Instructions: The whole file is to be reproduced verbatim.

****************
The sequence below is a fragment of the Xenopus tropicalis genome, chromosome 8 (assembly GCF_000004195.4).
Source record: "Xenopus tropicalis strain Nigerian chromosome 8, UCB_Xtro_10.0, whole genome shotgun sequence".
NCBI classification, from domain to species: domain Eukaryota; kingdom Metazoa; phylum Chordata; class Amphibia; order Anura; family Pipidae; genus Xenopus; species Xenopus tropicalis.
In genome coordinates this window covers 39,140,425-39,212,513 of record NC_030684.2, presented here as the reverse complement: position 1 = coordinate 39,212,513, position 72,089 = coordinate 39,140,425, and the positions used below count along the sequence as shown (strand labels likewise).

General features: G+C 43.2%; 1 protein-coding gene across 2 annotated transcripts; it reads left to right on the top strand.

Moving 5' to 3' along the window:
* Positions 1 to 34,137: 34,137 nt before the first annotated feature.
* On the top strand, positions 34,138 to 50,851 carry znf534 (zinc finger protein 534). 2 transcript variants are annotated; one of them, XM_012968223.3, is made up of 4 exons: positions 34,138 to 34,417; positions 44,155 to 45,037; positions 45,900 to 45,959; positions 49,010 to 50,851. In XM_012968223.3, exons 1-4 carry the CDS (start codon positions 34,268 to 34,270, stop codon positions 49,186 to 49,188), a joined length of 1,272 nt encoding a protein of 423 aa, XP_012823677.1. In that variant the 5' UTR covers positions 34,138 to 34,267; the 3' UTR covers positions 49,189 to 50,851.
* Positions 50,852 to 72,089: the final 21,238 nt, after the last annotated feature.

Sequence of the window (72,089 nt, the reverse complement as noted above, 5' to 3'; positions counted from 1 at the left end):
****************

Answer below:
The sequence below is a fragment of the Xenopus tropicalis genome, chromosome 8 (assembly GCF_000004195.4).
Source record: "Xenopus tropicalis strain Nigerian chromosome 8, UCB_Xtro_10.0, whole genome shotgun sequence".
NCBI classification, from domain to species: domain Eukaryota; kingdom Metazoa; phylum Chordata; class Amphibia; order Anura; family Pipidae; genus Xenopus; species Xenopus tropicalis.
In genome coordinates this window covers 39,140,425-39,212,513 of record NC_030684.2, presented here as the reverse complement: position 1 = coordinate 39,212,513, position 72,089 = coordinate 39,140,425, and the positions used below count along the sequence as shown (strand labels likewise).

General features: G+C 43.2%; 1 protein-coding gene across 2 annotated transcripts; it reads left to right on the top strand.

Moving 5' to 3' along the window:
* Positions 1 to 34,137: 34,137 nt before the first annotated feature.
* On the top strand, positions 34,138 to 50,851 carry znf534 (zinc finger protein 534). 2 transcript variants are annotated; one of them, XM_012968223.3, is made up of 4 exons: positions 34,138 to 34,417; positions 44,155 to 45,037; positions 45,900 to 45,959; positions 49,010 to 50,851. In XM_012968223.3, exons 1-4 carry the CDS (start codon positions 34,268 to 34,270, stop codon positions 49,186 to 49,188), a joined length of 1,272 nt encoding a protein of 423 aa, XP_012823677.1. In that variant the 5' UTR covers positions 34,138 to 34,267; the 3' UTR covers positions 49,189 to 50,851.
* Positions 50,852 to 72,089: the final 21,238 nt, after the last annotated feature.

Sequence of the window (72,089 nt, the reverse complement as noted above, 5' to 3'; positions counted from 1 at the left end):